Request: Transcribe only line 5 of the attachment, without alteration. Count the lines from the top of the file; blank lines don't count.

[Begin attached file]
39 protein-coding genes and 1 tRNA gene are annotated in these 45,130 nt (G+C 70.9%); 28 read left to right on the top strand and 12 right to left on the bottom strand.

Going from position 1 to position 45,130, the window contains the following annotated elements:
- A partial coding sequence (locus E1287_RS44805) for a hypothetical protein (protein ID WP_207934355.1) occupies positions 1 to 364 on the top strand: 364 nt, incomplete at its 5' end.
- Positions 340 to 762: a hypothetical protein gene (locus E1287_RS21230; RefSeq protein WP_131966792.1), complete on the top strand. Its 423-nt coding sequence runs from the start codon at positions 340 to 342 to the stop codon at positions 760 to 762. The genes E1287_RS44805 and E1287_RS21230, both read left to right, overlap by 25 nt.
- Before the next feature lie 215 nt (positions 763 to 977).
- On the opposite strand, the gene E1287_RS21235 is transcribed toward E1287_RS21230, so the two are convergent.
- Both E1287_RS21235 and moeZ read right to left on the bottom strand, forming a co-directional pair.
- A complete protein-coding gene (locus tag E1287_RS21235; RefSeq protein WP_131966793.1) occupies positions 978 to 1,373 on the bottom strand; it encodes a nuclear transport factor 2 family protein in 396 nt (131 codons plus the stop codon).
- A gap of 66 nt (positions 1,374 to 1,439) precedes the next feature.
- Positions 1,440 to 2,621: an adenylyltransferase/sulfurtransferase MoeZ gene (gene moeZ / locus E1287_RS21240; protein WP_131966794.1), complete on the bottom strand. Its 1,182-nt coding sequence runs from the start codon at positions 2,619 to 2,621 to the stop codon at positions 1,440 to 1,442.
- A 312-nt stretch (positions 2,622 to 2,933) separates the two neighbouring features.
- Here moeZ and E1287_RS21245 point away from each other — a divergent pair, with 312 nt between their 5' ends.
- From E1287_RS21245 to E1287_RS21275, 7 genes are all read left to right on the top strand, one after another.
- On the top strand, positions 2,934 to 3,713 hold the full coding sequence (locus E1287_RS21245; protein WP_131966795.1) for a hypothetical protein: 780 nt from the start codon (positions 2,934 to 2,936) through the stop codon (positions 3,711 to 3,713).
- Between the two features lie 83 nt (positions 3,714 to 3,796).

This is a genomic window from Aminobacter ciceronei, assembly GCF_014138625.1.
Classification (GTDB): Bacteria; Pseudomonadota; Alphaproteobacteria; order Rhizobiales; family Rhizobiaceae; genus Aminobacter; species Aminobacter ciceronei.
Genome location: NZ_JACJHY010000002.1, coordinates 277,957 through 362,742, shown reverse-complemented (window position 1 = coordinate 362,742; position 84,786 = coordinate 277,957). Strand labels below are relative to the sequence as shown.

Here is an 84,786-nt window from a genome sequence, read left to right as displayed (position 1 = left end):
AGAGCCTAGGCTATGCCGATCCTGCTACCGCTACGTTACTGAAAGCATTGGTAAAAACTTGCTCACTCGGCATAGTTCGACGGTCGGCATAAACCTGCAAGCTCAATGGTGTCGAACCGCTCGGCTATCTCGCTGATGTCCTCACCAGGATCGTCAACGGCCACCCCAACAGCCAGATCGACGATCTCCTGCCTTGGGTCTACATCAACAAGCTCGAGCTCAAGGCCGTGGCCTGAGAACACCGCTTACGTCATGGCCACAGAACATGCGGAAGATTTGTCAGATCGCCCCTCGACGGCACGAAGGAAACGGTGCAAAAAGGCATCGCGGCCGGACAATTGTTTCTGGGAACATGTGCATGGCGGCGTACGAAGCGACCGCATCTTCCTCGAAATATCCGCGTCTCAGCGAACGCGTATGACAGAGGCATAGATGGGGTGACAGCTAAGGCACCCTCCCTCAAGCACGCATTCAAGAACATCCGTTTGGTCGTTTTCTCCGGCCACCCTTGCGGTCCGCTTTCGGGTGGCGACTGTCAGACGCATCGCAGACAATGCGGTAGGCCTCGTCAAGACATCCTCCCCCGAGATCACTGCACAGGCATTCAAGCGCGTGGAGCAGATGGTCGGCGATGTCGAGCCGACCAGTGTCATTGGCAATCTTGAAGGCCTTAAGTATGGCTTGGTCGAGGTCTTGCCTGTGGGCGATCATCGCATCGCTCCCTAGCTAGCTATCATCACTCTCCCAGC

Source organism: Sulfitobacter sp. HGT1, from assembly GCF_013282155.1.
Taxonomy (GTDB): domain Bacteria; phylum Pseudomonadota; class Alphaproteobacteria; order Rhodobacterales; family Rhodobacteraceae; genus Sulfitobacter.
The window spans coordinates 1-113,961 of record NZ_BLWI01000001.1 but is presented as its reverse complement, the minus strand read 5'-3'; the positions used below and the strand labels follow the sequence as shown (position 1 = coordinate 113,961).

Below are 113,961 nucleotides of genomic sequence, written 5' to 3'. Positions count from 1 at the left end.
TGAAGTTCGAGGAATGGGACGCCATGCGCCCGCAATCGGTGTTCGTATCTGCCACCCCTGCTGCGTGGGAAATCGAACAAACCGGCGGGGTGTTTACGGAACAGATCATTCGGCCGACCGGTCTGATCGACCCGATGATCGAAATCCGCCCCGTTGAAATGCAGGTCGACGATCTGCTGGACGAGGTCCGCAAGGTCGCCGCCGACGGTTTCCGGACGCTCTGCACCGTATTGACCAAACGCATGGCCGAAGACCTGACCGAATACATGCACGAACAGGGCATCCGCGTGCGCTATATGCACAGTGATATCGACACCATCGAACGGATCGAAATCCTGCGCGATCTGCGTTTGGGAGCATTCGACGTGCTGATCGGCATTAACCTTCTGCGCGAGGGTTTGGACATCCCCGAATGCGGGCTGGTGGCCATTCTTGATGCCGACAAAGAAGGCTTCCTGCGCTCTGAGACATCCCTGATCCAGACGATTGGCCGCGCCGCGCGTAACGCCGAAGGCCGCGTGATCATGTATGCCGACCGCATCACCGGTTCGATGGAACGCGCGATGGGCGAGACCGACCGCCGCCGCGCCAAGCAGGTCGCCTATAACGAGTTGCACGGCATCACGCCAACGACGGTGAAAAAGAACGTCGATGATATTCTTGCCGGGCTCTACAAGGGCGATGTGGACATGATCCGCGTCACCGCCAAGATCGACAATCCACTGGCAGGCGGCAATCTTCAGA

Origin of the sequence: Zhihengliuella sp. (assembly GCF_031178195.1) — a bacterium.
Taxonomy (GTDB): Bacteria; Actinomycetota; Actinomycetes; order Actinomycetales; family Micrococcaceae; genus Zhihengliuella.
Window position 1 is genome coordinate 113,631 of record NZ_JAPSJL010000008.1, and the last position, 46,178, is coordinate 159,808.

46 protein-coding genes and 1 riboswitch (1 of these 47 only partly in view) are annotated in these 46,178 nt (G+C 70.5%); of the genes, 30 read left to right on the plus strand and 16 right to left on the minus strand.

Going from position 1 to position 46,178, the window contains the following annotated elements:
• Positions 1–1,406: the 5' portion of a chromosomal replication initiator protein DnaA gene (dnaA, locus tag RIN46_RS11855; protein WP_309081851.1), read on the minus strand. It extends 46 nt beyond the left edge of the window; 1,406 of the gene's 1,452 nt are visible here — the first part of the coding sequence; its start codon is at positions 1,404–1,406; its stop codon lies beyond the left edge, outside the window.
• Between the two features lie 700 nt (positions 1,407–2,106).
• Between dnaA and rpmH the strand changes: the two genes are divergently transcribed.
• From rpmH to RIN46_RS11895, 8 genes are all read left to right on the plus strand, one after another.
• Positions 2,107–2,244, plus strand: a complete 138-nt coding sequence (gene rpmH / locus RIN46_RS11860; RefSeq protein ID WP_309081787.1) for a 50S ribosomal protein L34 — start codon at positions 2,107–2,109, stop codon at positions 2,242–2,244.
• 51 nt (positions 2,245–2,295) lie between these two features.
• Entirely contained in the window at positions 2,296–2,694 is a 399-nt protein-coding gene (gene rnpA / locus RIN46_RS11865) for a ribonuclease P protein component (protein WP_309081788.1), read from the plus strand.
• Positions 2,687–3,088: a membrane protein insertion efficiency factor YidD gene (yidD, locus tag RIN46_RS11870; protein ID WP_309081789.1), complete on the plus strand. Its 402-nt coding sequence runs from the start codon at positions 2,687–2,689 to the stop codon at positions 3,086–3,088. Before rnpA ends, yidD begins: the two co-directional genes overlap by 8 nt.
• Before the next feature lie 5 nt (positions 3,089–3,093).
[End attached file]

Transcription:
- Before the next feature lie 215 nt (positions 763 to 977).